Psychological Impact of Gifting on Customer Behavior
Loyalty is a concept associated with the highest level of connection that brands can create with their customers. Creating long term, enduring customer loyalty is a pinnacle goal for any organization. It’s a state-of-mind, fueled by emotion, that stimulates growth in wallet share, increases annual customer value, and can surmount any service level problem to prevent churn.
The trouble is most marketers associate the word “loyalty” with a company’s loyalty “program”. And, while every company needs a well-conceived, planned and executed customer strategy, not all need a loyalty program. The loyalty program is merely a means to an end, a vehicle to enable a value exchange or provide a framework for financial measurement.
What if you wanted to create customer loyalty outside the confines of a formally structured program? Are there other means to trigger customer engagement; create the next contact or sale; solve service problems; or repair customer satisfaction issues?
You may be surprised to learn that gifting is the answer. The psychological impact of gifting, when created and delivered with specific design, has a powerful impact on customer behavior. In contrast to a loyalty program, gifting is a cost effective way to achieve tangible and significant results.
Gifting as a marketing tactic seems soft, until you see the science
Repairing a broken customer relationship is not an easy task. Trust is difficult to build, but easy to break. Consumer research coming out of the pandemic era shows consumers are increasingly attuned to how they were treated by individual brands. As an example, Farmers Insurance led the way in abating auto insurance premiums when consumers needed them most while others including State Farm followed suit much later, casting a grudging persona to its customer base. If the research holds true, renewal decisions may favor the more friendly brand.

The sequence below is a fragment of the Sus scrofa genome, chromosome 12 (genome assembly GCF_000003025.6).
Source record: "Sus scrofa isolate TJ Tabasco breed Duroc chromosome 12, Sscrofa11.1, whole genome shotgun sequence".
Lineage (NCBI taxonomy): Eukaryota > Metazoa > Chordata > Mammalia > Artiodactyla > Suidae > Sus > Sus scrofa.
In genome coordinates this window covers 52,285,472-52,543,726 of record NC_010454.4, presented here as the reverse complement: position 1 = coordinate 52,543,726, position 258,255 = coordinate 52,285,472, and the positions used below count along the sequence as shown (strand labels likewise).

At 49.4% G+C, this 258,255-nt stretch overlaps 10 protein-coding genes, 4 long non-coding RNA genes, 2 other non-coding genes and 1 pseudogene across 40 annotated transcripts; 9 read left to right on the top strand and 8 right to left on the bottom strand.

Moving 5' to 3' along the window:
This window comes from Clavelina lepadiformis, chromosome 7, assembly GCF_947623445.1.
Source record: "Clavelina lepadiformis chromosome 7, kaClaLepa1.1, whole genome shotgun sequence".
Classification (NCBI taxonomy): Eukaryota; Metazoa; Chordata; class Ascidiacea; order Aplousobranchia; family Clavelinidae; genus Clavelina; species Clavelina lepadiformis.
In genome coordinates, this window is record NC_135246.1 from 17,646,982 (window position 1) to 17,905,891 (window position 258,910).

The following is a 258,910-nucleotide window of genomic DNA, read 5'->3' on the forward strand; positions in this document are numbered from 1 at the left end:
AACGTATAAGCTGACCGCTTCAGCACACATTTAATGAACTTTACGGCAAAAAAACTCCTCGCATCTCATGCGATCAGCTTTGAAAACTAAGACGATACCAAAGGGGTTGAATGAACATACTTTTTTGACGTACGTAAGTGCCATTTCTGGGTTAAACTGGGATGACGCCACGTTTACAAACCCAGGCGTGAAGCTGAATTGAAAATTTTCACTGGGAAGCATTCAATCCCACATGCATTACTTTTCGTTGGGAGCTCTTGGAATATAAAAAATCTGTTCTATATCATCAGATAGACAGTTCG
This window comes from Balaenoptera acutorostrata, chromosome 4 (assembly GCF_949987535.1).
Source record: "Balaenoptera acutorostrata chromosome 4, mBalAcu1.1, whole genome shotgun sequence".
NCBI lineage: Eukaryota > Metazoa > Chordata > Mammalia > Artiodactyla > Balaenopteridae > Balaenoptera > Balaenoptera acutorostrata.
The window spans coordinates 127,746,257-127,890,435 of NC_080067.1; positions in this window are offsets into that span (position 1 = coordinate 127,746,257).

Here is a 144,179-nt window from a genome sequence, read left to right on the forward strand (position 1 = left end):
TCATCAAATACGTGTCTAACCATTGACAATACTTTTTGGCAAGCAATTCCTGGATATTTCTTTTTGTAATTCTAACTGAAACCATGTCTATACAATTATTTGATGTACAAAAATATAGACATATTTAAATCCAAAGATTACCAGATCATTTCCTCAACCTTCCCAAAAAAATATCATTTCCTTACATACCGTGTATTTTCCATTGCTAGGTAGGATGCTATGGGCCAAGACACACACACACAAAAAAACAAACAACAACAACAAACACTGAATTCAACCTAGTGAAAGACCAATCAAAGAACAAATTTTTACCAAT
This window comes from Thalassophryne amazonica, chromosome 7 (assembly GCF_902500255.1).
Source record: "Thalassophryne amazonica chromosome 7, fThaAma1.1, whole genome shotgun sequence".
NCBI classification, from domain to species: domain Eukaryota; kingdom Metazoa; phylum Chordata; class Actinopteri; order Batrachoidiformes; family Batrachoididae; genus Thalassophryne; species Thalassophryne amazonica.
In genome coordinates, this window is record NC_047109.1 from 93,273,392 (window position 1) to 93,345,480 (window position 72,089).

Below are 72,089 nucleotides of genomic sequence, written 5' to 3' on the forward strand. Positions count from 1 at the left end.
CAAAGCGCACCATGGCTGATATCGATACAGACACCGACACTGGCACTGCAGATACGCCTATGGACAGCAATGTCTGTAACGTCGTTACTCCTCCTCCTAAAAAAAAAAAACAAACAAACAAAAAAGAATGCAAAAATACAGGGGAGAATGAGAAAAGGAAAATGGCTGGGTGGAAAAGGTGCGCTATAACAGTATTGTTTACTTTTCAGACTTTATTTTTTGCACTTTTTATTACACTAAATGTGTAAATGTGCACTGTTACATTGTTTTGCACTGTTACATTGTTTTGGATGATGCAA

Sharyn Leaver, SVP Research at Forrester summarized the way forward; “To emerge successfully from this global crisis, brands must build experiences that help them engage with their customers at an emotional level”.
Customer care is becoming a more complex function to deliver, and as brands of all types turn to online (digital) channels there is a risk of becoming faceless, impersonal, and ultimately losing touch with customers. Strategic and personalized gifting strategies can help maintain a personal touch with customers to preserve relationships while leveraging technology and digital communications channels for everyday business execution.
We’re not just saying so, we’ve got some scientific evidence to help you understand the many benefits of a gifting strategy.
The Neuroscience of Gifting
A landmark report on the neuroscience of gifting, published by Psychology Today, revealed that giving is a powerful pathway for creating more personal joy and improving overall health. The neurochemical drivers of happiness are quite easy to identify — dopamine, serotonin, and oxytocin make up the brain’s Happiness Trifecta. Any activity that increases the production of these neurochemicals will cause a boost in mood. It is really that simple. All giving works wonders, not just cash given once or twice a year.
The Neuroscience of Gratitude